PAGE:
Language Selection

English French German Italian Portuguese Spanish

Google's Boycott Misses the Mark

Filed under
Web

Google is all for googling, as long as you don't google a Google executive.

That's the lesson that Jai Singh, CNET News.com founder and top editor, learned the hard way when the company informed him that no one from Google would speak to anyone at News.com for a full year.

"We are not happy with the situation and would like it to work out," Singh said. "Other companies have had issues with our reportage," but this was the first time he could recall a company actually blacklisting a news organization.

The boycott came to light last week when News.com began including a twist on the standard corporate response in articles relating to Google. It read, "Google could not be immediately reached for comment. (Google representatives have instituted a policy of not talking with CNET News.com reporters until July 2006 in response to privacy issues raised by a previous story.)"

That previous story, which News.com linked to, was headlined "Google Balances Privacy, Reach," and showed just how much information Google has placed at our fingertips. To illustrate, staff writer Elinor Mills spent 30 minutes googling Eric Schmidt, Google's chief executive officer, then published Schmidt's net worth ($1.5 billion), his net gain from selling Google stock this year ($140 million), the town he calls home (Atherton, California), the fact that he is an amateur pilot and "roamed the desert at the Burning Man art festival in Nevada."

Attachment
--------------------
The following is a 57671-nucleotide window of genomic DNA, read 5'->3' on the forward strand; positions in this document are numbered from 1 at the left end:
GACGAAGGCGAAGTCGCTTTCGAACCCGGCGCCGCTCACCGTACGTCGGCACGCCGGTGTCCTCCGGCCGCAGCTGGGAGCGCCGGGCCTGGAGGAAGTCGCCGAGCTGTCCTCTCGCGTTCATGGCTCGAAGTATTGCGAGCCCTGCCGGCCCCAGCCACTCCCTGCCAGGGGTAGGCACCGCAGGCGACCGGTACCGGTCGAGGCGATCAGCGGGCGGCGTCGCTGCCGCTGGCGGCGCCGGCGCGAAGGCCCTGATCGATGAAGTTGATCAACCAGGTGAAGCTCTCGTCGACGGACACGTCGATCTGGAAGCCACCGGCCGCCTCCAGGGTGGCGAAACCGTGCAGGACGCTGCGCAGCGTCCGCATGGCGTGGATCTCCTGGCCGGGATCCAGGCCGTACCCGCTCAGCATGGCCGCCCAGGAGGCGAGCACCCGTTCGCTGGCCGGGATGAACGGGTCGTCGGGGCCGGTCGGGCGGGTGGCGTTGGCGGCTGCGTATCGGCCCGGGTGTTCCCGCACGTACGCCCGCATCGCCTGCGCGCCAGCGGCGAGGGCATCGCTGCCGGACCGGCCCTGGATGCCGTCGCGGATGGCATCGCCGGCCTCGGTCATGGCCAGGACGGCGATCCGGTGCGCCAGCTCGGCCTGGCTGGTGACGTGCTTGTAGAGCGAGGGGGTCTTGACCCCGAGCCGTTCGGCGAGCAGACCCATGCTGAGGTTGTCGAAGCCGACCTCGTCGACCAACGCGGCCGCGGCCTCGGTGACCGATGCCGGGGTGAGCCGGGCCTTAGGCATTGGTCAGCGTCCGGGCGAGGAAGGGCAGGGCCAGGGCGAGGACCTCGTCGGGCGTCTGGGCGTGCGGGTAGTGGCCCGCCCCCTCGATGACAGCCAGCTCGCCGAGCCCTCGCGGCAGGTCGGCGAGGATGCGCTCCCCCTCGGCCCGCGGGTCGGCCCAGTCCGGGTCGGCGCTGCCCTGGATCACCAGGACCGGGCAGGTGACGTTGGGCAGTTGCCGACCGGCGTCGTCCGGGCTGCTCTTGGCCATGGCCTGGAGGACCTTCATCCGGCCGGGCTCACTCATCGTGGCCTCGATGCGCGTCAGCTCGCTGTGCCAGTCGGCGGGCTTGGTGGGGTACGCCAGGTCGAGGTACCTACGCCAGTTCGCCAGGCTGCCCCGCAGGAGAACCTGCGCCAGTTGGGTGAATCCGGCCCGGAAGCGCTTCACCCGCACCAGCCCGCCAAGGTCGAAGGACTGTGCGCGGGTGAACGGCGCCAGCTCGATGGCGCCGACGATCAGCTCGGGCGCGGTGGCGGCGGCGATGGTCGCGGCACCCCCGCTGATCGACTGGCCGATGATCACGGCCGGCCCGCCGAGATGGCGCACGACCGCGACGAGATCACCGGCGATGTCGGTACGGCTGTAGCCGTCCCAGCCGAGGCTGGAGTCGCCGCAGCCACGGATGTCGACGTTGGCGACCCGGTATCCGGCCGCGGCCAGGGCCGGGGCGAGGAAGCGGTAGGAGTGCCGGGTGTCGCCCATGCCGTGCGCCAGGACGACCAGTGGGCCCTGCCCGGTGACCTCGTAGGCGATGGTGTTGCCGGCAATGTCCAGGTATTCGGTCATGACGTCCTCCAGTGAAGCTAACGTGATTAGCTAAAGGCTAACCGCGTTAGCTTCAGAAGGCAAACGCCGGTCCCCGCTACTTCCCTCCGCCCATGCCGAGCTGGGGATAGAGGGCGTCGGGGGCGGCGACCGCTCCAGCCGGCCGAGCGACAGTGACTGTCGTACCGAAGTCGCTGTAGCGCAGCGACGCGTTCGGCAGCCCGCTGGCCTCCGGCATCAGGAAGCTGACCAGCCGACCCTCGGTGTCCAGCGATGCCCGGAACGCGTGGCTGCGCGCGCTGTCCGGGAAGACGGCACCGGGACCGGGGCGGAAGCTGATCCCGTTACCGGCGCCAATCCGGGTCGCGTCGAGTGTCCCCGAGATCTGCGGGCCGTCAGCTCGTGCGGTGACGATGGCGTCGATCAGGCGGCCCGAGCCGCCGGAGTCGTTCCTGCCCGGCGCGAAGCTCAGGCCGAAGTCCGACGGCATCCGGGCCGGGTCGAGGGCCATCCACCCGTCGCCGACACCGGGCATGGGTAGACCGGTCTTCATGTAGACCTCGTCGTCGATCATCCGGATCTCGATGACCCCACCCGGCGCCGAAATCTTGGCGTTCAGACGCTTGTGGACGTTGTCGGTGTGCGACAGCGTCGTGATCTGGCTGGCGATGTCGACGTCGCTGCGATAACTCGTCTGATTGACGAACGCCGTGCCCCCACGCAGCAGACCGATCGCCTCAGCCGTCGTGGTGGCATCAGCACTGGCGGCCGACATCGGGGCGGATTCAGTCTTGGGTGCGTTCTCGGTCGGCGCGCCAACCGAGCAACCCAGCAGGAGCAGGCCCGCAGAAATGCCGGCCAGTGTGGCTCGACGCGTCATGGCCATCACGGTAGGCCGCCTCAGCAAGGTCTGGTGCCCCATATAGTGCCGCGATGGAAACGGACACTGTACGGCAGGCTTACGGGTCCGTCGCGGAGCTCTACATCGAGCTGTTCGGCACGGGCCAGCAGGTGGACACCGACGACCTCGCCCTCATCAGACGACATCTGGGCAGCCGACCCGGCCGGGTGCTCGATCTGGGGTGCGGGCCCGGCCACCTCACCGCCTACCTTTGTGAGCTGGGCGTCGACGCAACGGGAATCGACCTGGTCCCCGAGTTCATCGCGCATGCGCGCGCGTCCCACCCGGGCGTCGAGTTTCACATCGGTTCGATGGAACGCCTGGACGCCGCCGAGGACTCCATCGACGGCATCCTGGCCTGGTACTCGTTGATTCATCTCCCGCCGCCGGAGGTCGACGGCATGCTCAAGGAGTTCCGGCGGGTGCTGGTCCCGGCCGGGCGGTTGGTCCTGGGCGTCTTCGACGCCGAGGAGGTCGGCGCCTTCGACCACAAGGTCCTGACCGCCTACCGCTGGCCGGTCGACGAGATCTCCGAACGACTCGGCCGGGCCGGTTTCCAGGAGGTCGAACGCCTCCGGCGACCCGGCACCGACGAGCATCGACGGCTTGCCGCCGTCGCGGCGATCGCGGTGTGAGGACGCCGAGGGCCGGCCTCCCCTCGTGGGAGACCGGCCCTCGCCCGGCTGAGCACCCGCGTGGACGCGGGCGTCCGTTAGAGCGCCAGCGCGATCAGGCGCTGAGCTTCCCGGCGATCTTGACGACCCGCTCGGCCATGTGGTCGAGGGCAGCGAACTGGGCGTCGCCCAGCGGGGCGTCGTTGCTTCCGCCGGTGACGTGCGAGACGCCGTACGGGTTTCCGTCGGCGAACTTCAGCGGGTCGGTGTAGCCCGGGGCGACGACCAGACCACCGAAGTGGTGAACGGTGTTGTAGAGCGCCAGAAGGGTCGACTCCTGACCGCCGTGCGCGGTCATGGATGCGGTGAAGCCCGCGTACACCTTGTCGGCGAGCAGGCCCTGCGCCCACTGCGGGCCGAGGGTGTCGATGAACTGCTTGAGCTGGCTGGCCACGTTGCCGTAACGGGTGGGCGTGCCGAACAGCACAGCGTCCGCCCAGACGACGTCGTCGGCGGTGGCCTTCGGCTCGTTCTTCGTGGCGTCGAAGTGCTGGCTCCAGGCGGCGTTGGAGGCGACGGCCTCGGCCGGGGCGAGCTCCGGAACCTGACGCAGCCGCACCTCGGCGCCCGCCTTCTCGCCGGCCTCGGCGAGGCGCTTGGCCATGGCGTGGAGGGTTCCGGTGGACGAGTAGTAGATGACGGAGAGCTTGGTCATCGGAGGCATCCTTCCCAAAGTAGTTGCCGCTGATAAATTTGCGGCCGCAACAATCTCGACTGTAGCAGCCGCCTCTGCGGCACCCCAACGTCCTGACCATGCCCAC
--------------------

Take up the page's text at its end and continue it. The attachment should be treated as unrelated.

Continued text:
"That such detailed personal information is so readily available on public websites makes most people uncomfortable," Mills wrote. "But it's nothing compared with the information Google collects and doesn't make public." She worried that "hackers, zealous government investigators or even a Google insider who falls short of the company's ethics standards could abuse that information."

The question is how could a company like Google, which has become the toast of Wall Street, have such tone-deaf public relations?

Full Story.

More in Tux Machines

Security: FOSS Updates, More on Marcus Hutchins

Development: DragonEgg, GCC, LLVM, and Java EE

Kernel and Graphics: Android Kernels, Mesa, and Vulkan 1.0.59

  • Android kernels: does upstream matter?
    There is this false narrative floating around in the dev community on how upstreaming breaks drivers and OEM code. Upstreaming breaking drivers and OEM code is not universally true- in contrast, it defies the very definition of a stable kernel. You see, each and every Android device out there runs a version of the Linux Kernel– and it doesn’t have to be the latest version all the time.
  • Mesa 17.2-RC5 Released, Final Should Come Within One Week
    The fifth and final planned release candidate of Mesa 17.2 is now available for testing.
  • Vulkan 1.0.59 Released With Shader Stencil Export
    Vulkan 1.0.59 is now available this weekend as the latest minor update to this high-performance graphics API. As usual, the bulk of this Vulkan 1.0.x point release is made up of document clarification/fixes to the text. Of those changes, nothing too notable stands out for Vulkan 1.0.59 but there is one new extension.

Games: Pillars of Eternity, Ryan "Icculus" Gordon, Paradox Interactive and HTC Vive